But not how you think.
For roughly ten years I was a professional alcoholic. I don’t mean that I had a problem which destroyed my life or that I’m belittling those who are struggling with the disease, only that alcohol was threaded throughout my job description. It was an essential component of every successful project.
Consulting, especially the kind that I did—turning around failing projects or executing complex system migrations (sometimes they overlapped)—involved rapidly adapting to the needs of a situation while also building as much rapport as possible with your new teammates. The quickest way to get to know a beleaguered employee was through a stiff drink. You learn their stressors, what office politics to avoid, and also had the opportunity to tell them you’re there to help, not steal their job. It’s amazing how many times that last one was necessary.
In my almost decade of professional boozing I only encountered one person who did not imbibe. The entire team for one of my Florida gigs went out for a moral event (this project had been particularly demoralizing) and this fellow ordered a glass of milk at the bar. Milk. At a tropical themed bar. He wasn’t in AA just didn’t like the taste of any alcohol. Kudos to him for sticking to his guns, but he was the single case across all my work in the US and the UK which is a strong indicator that liquor and capitalism go hand-in-hand.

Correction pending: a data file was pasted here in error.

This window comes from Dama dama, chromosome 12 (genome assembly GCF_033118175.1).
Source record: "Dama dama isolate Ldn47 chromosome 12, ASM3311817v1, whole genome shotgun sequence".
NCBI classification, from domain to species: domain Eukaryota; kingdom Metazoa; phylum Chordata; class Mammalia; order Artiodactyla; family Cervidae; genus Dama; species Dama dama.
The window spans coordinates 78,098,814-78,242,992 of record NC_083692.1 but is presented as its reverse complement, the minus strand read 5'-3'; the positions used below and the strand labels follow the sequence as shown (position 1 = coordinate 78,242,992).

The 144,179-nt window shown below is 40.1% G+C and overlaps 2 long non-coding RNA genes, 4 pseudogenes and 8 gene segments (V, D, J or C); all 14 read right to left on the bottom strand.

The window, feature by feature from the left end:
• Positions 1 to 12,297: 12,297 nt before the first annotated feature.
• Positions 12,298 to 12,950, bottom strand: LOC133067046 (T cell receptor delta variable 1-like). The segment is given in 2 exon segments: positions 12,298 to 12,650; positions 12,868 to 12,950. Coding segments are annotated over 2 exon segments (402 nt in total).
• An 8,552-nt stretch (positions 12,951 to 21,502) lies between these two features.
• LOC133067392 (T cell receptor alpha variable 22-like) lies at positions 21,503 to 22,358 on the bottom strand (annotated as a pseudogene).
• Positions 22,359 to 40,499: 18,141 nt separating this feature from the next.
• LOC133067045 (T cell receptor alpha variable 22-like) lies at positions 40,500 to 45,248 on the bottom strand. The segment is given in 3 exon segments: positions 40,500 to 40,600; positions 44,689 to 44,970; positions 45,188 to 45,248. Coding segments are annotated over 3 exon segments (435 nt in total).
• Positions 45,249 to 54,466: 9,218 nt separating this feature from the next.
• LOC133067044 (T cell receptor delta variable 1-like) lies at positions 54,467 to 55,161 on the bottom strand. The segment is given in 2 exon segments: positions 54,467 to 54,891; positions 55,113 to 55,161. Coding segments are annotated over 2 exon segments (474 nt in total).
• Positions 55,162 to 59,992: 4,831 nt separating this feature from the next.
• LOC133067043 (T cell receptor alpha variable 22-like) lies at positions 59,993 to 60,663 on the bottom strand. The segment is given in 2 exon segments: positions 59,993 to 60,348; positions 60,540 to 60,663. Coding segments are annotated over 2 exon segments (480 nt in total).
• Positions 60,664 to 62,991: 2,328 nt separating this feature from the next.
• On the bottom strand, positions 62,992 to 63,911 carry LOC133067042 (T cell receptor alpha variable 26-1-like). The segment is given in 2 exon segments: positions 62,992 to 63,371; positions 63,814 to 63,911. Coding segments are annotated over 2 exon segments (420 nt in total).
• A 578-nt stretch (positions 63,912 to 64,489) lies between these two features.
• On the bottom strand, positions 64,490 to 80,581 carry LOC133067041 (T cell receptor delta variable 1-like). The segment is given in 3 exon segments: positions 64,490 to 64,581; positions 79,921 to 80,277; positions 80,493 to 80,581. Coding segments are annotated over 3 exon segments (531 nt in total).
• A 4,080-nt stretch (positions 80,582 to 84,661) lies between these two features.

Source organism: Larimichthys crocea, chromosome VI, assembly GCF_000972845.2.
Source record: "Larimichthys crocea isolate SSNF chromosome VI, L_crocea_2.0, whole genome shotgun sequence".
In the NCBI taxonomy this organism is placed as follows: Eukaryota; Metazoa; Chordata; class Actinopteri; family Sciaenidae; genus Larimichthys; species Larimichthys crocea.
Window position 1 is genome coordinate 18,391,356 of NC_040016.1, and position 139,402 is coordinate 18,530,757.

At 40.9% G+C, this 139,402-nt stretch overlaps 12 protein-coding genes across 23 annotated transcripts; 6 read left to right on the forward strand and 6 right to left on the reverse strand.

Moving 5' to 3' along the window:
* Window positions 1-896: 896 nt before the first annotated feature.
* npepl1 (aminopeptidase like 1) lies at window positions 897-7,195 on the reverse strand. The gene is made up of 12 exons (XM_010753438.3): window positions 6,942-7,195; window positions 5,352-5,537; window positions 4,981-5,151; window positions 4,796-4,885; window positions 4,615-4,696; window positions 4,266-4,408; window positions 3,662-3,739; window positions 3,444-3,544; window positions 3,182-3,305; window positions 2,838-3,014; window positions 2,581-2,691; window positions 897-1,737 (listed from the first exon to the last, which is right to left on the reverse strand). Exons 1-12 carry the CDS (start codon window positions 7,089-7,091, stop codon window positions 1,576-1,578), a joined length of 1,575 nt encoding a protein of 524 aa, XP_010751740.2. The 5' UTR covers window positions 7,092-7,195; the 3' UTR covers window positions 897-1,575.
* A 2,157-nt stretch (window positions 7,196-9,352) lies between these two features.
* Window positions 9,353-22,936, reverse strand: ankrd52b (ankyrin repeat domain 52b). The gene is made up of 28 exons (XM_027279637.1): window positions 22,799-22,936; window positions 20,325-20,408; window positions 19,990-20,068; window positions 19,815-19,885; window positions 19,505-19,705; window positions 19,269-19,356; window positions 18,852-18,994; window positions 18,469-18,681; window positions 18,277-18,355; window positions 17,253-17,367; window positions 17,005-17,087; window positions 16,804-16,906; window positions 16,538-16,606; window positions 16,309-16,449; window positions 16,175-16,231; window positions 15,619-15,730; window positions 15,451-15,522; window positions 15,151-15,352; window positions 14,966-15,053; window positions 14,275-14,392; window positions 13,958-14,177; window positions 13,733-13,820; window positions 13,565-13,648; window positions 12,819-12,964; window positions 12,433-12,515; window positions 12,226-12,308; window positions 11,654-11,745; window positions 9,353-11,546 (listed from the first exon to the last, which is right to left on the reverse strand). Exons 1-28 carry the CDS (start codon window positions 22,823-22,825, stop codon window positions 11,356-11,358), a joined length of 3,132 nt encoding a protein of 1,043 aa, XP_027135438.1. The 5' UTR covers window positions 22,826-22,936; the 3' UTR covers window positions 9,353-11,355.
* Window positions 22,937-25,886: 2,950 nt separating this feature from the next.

So what do you do when you’re back in the civilian world? No more expense accounts or deductible dinners. Unless your circle of friends is filled with bartenders you get a lot of sideways looks. Or blank stares when you talk about your favorite cocktail fueled memories. Or you find yourself babysitting when everyone else is stumbling by drink two. It’s a strange space to inhabit by yourself. Few people can relate to the experiences unless they too had traveling or sales jobs. You’re left with a a particular set of skills and nowhere to use them.
Granted, I’ve been stuck in beer can cities when I have martini tastes which doesn’t endear me to the locals, so maybe if I was into crushing cans of PBR for social engagement then I would discover some boozy brethren. I’m in no rush to find out.
I weirdly miss those times from my consulting days. The cocktails were tasty, but it’s the camaraderie part that has left a hole. The sense that we were all in it together, fighting the good fight, and rallying ourselves for another attempt to climb the mountain. A couple of those nights created lasting friendships. We’re all scattered across the globe now, but when we do have the luck of being in the same city, it’s as if no time had passed at all.
Still, it’s odd admitting that alcohol plays a key part in determining your tribe, those people who vibrate at the same frequency as you do. I guess that’s one of the benefits of age. You give less a shit what others think and are more accepting of your authentic self. So I’ll raise a glass to those of us who were paid to hit the bars. We’re a rambunctious bunch, but I’m happy to have been in your ranks.